Mixing Massage With Pain Medication

After a patient sustains major trauma due to surgery or injury, a doctor will prescribe strong pain medication. Besides medication, more and more people are turning to alternative forms of pain management, including massage. Sometimes, patients seek massage on their own, and sometimes doctors will recommend it. It’s tempting to get instant gratification when it comes to reducing pain, and understandably so. It might seem obvious to mix massage with pain medication, but for your safety, just trust me – don’t do it.

 

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Image by South Asia Scholarships

 

One thing that people who receive need to understand is that massage therapists are not psychics. We do not know your massage preferences or pain limits unless you tell us. Every body is different, meaning that everyone has different areas of tension, and can handle different amounts of pressure. We need you to tell us when we are working too deep, too rough, or in an area that is too damaged or painful to receive massage.

When you’re taking prescription pain medications, your ability to feel sensations is reduced. This means that the massage therapist may be working deep enough to damage nervous or muscle tissue, but you may not necessarily know this. She may also be working over a sensitive area, but since your pain perception has been altered, you have no way of knowing.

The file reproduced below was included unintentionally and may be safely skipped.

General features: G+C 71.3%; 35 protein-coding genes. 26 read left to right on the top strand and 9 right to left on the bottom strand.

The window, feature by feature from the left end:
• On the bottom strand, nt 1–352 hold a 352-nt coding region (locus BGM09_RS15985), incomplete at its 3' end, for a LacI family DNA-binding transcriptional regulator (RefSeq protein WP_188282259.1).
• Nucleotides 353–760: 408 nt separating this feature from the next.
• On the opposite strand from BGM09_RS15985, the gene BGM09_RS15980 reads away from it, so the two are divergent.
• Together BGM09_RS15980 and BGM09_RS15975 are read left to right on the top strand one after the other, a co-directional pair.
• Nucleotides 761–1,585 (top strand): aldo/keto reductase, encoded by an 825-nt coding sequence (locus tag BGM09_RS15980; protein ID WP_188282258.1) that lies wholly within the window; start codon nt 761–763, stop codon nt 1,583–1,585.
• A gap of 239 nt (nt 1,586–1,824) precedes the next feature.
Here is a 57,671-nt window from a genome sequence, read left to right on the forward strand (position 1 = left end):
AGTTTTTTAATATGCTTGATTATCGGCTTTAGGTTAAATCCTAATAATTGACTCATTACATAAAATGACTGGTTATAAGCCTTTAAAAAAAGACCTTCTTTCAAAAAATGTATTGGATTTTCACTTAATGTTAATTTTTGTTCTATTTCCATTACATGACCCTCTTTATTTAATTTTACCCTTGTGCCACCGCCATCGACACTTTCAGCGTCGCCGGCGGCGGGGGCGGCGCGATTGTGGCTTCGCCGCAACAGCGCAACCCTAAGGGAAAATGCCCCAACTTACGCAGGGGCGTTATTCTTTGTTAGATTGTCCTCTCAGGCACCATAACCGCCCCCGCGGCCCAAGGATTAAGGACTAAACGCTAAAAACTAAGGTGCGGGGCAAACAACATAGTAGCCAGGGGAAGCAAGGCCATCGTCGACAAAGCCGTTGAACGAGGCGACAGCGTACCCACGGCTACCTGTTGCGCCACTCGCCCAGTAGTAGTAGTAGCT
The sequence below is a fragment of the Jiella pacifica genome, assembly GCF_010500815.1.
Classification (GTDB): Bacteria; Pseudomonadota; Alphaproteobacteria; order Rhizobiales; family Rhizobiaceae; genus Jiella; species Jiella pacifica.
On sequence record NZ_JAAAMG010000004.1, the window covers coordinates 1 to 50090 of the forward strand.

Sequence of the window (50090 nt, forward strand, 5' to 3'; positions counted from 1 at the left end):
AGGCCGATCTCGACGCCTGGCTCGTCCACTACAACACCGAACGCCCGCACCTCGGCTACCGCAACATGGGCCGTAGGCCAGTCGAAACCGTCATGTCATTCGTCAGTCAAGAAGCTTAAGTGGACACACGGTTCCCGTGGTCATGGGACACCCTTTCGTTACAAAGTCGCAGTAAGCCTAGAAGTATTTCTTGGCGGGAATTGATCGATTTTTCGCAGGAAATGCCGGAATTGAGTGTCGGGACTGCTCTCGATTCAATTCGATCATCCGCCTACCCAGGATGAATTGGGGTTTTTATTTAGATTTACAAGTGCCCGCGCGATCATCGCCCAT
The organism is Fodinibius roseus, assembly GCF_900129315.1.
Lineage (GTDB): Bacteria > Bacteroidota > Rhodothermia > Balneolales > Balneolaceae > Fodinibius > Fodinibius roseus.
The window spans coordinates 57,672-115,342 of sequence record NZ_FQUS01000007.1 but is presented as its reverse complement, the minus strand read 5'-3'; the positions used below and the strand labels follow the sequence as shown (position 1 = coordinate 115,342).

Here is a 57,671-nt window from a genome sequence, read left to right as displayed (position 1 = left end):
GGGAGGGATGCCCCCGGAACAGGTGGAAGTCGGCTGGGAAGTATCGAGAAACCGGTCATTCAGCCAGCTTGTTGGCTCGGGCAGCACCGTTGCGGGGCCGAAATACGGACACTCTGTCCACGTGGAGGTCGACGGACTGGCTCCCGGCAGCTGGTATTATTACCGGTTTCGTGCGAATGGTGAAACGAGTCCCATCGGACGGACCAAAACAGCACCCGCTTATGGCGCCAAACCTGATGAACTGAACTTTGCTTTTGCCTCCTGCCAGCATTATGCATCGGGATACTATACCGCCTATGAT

I feel the need to stress once again that massage therapists are not psychics. If we feel that something is off in your tissues, we don’t necessarily know how that translates into sensations. If you have some tension in the tissues of your body, we don’t know how that tension translates into sensation or damage. We aren’t doctors, we can’t diagnose. If something doesn’t feel right to us, we rely on your feedback to tell us that an area is or is not too painful or damaged to receive work. Communication between massage therapist and the recipient is vital.

 

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Of course, as I’ve mentioned many times in multiple blog posts, you should always follow the advice of your primary care physician. If he prescribes pain medication, you should take it as directed. This does not mean that you can’t get a massage. If you’re taking pain medication, it is important for you to be honest with your massage therapist about this. Let her know which areas you typically cannot receive work over for whatever reason, and where your injury/surgery site is. Deep work should be avoided, which can be a bummer for some people who love getting deep tissue massages. If you absolutely do not want to receive a regular Swedish massage, it’s best that you wait until your regimen of medicine is over.

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About Tonya Sapiel, LMT

My goal with The Wellness Seeker blog is to educate the general public on the benefits of massage therapy, why it is an important addition to their health care routine, and what they can do to help themselves in between their massage therapy sessions. I welcome feedback and questions. I also accept requests for post topics. For more information about me or my practice, please visit www.tonyasapiel.massagetherapy.com

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